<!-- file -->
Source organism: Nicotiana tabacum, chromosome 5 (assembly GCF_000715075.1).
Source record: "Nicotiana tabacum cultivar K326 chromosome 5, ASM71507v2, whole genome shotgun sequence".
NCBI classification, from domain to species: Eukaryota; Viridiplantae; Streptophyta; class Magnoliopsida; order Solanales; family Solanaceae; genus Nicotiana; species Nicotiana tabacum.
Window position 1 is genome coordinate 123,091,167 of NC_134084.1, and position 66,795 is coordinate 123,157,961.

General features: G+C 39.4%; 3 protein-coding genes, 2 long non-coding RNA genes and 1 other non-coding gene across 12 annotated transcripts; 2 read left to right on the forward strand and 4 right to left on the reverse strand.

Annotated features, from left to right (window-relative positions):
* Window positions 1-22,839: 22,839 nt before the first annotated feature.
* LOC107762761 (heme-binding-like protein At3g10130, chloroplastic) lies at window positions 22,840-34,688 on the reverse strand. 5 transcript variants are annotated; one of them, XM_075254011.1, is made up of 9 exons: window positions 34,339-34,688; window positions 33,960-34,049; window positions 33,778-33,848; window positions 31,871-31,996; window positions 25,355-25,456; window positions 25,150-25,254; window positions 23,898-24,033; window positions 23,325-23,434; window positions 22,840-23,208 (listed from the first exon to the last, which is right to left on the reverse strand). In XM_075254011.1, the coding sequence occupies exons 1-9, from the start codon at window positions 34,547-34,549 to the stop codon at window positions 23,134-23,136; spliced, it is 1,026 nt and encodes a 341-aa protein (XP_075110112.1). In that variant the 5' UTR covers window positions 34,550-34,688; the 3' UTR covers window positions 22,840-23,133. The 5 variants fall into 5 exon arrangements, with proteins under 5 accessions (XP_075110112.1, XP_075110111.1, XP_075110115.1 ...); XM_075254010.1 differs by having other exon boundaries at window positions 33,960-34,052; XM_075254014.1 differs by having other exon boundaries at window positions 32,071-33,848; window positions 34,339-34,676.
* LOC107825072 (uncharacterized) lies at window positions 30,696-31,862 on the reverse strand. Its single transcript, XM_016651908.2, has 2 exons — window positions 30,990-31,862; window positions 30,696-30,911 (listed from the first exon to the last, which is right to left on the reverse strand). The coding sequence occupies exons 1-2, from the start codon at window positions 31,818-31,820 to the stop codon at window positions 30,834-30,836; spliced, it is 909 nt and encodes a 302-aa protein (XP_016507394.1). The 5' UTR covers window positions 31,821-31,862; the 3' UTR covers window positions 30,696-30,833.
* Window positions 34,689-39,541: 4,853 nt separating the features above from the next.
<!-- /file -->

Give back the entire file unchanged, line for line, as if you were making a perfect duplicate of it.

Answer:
Source organism: Nicotiana tabacum, chromosome 5 (assembly GCF_000715075.1).
Source record: "Nicotiana tabacum cultivar K326 chromosome 5, ASM71507v2, whole genome shotgun sequence".
NCBI classification, from domain to species: Eukaryota; Viridiplantae; Streptophyta; class Magnoliopsida; order Solanales; family Solanaceae; genus Nicotiana; species Nicotiana tabacum.
Window position 1 is genome coordinate 123,091,167 of NC_134084.1, and position 66,795 is coordinate 123,157,961.

General features: G+C 39.4%; 3 protein-coding genes, 2 long non-coding RNA genes and 1 other non-coding gene across 12 annotated transcripts; 2 read left to right on the forward strand and 4 right to left on the reverse strand.

Annotated features, from left to right (window-relative positions):
* Window positions 1-22,839: 22,839 nt before the first annotated feature.
* LOC107762761 (heme-binding-like protein At3g10130, chloroplastic) lies at window positions 22,840-34,688 on the reverse strand. 5 transcript variants are annotated; one of them, XM_075254011.1, is made up of 9 exons: window positions 34,339-34,688; window positions 33,960-34,049; window positions 33,778-33,848; window positions 31,871-31,996; window positions 25,355-25,456; window positions 25,150-25,254; window positions 23,898-24,033; window positions 23,325-23,434; window positions 22,840-23,208 (listed from the first exon to the last, which is right to left on the reverse strand). In XM_075254011.1, the coding sequence occupies exons 1-9, from the start codon at window positions 34,547-34,549 to the stop codon at window positions 23,134-23,136; spliced, it is 1,026 nt and encodes a 341-aa protein (XP_075110112.1). In that variant the 5' UTR covers window positions 34,550-34,688; the 3' UTR covers window positions 22,840-23,133. The 5 variants fall into 5 exon arrangements, with proteins under 5 accessions (XP_075110112.1, XP_075110111.1, XP_075110115.1 ...); XM_075254010.1 differs by having other exon boundaries at window positions 33,960-34,052; XM_075254014.1 differs by having other exon boundaries at window positions 32,071-33,848; window positions 34,339-34,676.
* LOC107825072 (uncharacterized) lies at window positions 30,696-31,862 on the reverse strand. Its single transcript, XM_016651908.2, has 2 exons — window positions 30,990-31,862; window positions 30,696-30,911 (listed from the first exon to the last, which is right to left on the reverse strand). The coding sequence occupies exons 1-2, from the start codon at window positions 31,818-31,820 to the stop codon at window positions 30,834-30,836; spliced, it is 909 nt and encodes a 302-aa protein (XP_016507394.1). The 5' UTR covers window positions 31,821-31,862; the 3' UTR covers window positions 30,696-30,833.
* Window positions 34,689-39,541: 4,853 nt separating the features above from the next.